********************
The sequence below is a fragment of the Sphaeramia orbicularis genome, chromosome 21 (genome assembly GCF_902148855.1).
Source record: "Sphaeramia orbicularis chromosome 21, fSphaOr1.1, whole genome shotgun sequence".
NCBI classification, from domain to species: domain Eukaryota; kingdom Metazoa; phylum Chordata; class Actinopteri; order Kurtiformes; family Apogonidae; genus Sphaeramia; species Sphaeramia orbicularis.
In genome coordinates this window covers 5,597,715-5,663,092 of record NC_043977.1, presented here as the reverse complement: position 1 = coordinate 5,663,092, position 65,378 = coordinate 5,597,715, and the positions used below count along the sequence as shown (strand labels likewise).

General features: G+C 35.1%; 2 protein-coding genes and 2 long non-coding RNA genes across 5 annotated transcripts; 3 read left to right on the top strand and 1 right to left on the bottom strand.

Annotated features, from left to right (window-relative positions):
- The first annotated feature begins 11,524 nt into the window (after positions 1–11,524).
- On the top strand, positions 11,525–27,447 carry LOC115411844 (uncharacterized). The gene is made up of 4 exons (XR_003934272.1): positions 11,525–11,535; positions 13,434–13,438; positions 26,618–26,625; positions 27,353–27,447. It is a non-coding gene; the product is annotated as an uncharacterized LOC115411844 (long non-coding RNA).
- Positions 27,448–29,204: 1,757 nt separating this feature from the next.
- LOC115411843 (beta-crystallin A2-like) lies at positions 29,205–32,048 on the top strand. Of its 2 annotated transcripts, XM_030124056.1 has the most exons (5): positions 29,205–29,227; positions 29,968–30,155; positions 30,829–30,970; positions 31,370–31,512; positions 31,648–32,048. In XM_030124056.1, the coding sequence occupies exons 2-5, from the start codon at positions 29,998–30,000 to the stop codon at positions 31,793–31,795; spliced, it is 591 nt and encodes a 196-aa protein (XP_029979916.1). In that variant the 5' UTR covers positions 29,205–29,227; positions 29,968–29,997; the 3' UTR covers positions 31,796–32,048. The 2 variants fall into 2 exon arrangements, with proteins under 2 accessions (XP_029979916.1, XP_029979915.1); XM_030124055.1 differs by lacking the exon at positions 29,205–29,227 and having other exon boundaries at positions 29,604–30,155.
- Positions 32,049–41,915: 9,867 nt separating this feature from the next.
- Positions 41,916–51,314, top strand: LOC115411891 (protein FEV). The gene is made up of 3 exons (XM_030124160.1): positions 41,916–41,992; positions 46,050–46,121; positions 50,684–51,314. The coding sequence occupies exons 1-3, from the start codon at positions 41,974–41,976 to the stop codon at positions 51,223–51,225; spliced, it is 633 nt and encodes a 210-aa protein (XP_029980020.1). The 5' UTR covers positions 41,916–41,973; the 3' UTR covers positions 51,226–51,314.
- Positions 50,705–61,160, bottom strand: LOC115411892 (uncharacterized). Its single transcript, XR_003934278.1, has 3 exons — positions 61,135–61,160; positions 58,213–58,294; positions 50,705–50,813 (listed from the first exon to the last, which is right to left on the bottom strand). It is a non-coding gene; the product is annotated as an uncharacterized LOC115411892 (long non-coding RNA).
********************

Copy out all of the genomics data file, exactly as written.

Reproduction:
The sequence below is a fragment of the Sphaeramia orbicularis genome, chromosome 21 (genome assembly GCF_902148855.1).
Source record: "Sphaeramia orbicularis chromosome 21, fSphaOr1.1, whole genome shotgun sequence".
NCBI classification, from domain to species: domain Eukaryota; kingdom Metazoa; phylum Chordata; class Actinopteri; order Kurtiformes; family Apogonidae; genus Sphaeramia; species Sphaeramia orbicularis.
In genome coordinates this window covers 5,597,715-5,663,092 of record NC_043977.1, presented here as the reverse complement: position 1 = coordinate 5,663,092, position 65,378 = coordinate 5,597,715, and the positions used below count along the sequence as shown (strand labels likewise).

General features: G+C 35.1%; 2 protein-coding genes and 2 long non-coding RNA genes across 5 annotated transcripts; 3 read left to right on the top strand and 1 right to left on the bottom strand.

Annotated features, from left to right (window-relative positions):
- The first annotated feature begins 11,524 nt into the window (after positions 1–11,524).
- On the top strand, positions 11,525–27,447 carry LOC115411844 (uncharacterized). The gene is made up of 4 exons (XR_003934272.1): positions 11,525–11,535; positions 13,434–13,438; positions 26,618–26,625; positions 27,353–27,447. It is a non-coding gene; the product is annotated as an uncharacterized LOC115411844 (long non-coding RNA).
- Positions 27,448–29,204: 1,757 nt separating this feature from the next.
- LOC115411843 (beta-crystallin A2-like) lies at positions 29,205–32,048 on the top strand. Of its 2 annotated transcripts, XM_030124056.1 has the most exons (5): positions 29,205–29,227; positions 29,968–30,155; positions 30,829–30,970; positions 31,370–31,512; positions 31,648–32,048. In XM_030124056.1, the coding sequence occupies exons 2-5, from the start codon at positions 29,998–30,000 to the stop codon at positions 31,793–31,795; spliced, it is 591 nt and encodes a 196-aa protein (XP_029979916.1). In that variant the 5' UTR covers positions 29,205–29,227; positions 29,968–29,997; the 3' UTR covers positions 31,796–32,048. The 2 variants fall into 2 exon arrangements, with proteins under 2 accessions (XP_029979916.1, XP_029979915.1); XM_030124055.1 differs by lacking the exon at positions 29,205–29,227 and having other exon boundaries at positions 29,604–30,155.
- Positions 32,049–41,915: 9,867 nt separating this feature from the next.
- Positions 41,916–51,314, top strand: LOC115411891 (protein FEV). The gene is made up of 3 exons (XM_030124160.1): positions 41,916–41,992; positions 46,050–46,121; positions 50,684–51,314. The coding sequence occupies exons 1-3, from the start codon at positions 41,974–41,976 to the stop codon at positions 51,223–51,225; spliced, it is 633 nt and encodes a 210-aa protein (XP_029980020.1). The 5' UTR covers positions 41,916–41,973; the 3' UTR covers positions 51,226–51,314.
- Positions 50,705–61,160, bottom strand: LOC115411892 (uncharacterized). Its single transcript, XR_003934278.1, has 3 exons — positions 61,135–61,160; positions 58,213–58,294; positions 50,705–50,813 (listed from the first exon to the last, which is right to left on the bottom strand). It is a non-coding gene; the product is annotated as an uncharacterized LOC115411892 (long non-coding RNA).